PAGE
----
Year Two


Dear Parents and Carers,


Over the coming weeks I will continue to outline what the teaching and learning Mathematics curriculum encompasses for each year level. In this article I will focus on Year Two. In the classroom children may be working at level, below level or above level. Teachers differentiate the teaching and tasks to cater for the learning each child needs to access.


In level 2, students use grouping partitioning and re-arrangement to apply place value and extend the range of numbers they use and apply to thousands. There are three major areas Number and Algebra, Measurement and Geometry, Statistics and Probability.


Number and Algebra 

Number and place value

  • Investigate number sequences, initially those increasing and decreasing by twos, threes, fives and ten from any starting point, then moving to other sequences
  • Recognise, model, represent and order numbers to at least 1000
  • Group, partition and rearrange collections up to 1000 in hundreds, tens and ones to facilitate more efficient counting
  • Explore the connection between addition and subtraction
  • Solve simple addition and subtraction problems using a range of efficient mental and written strategies
  • Recognise and represent multiplication as repeated addition, groups and arrays
  • Recognise and represent division as grouping into equal sets and solve simple problems using these representations.

Money and financial mathematics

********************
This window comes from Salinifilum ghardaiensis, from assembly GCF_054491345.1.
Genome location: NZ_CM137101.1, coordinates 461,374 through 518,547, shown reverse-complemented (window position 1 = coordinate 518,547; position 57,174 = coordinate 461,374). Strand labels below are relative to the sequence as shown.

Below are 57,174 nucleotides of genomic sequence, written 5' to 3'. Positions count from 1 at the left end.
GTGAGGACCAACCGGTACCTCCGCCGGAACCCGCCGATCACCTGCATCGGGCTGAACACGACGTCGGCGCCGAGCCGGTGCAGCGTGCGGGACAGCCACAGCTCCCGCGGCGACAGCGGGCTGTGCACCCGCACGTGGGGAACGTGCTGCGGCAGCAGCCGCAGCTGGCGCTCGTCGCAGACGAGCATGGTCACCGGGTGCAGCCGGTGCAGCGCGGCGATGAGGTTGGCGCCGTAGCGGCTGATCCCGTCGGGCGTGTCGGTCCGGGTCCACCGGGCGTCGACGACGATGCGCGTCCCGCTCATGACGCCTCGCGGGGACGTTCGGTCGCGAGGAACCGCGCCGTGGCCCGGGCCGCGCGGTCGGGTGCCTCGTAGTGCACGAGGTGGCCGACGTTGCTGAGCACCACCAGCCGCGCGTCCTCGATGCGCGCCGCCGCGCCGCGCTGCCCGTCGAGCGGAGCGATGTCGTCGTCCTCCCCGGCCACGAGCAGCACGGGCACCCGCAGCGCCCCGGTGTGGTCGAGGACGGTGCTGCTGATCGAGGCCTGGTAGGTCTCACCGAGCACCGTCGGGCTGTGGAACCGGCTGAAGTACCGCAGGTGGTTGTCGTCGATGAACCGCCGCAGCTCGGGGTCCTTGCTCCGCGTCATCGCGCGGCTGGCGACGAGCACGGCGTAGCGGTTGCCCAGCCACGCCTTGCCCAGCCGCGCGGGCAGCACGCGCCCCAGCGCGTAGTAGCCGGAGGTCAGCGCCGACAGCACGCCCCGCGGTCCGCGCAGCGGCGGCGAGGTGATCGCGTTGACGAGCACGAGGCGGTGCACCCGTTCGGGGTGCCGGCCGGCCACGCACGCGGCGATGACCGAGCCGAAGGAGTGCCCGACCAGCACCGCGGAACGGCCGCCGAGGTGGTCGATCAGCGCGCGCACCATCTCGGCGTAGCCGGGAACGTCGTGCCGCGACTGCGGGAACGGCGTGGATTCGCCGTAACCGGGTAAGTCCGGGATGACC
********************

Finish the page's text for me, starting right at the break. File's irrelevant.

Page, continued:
• Count and order small collections of Australian coins and notes according to their value.

Fractions and Decimals

  • Recognise and interpret common uses of halves, quarters and eighths of shapes and collections.

Patterns and algebra

  • Describe patterns with numbers and identify missing elements
  • Solve problems by using number sentences for addition or subtraction
  • Apply repetition in arithmetic operations, including multiplication as repeated addition and division as repeated subtraction.

Measurement and Geometry 

Using units of measurement

  • Compare and order several shapes and objects based on length, area, volume and capacity using appropriate uniform informal units Compare masses of objects using balance scales
  • Tell time to the quarter-hour, using the language of 'past' and to
  • Name and order months and seasons
  • Use a calendar to identify the date and determine the number of days in each month.


  • Describe and draw two-dimensional shapes, with and without digital technologies
  • Describe the features of three-dimensional objects

Location and transformation

  • Interpret simple maps of familiar locations and identify the relative positions of key features
  • Investigate the effect of one-step slides and flips with and without digital technologies 
  • Identify and describe half and quarter turns.

Statistics and Probability


  • Identify practical activities and everyday events that involve chance. 
  • Describe outcomes as ‘likely’ or ‘unlikely’ and identify some events as ‘certain’ or ‘impossible.’ 

Data representation and interpretation

  • Identify a question of interest based on one categorical variable. Gather data relevant to the question
  • Collect, check and classify data
  • Create displays of data using lists, table and picture graphs and interpret them.





Kind regards, 

Jennifer O’Connor

Assistant Principal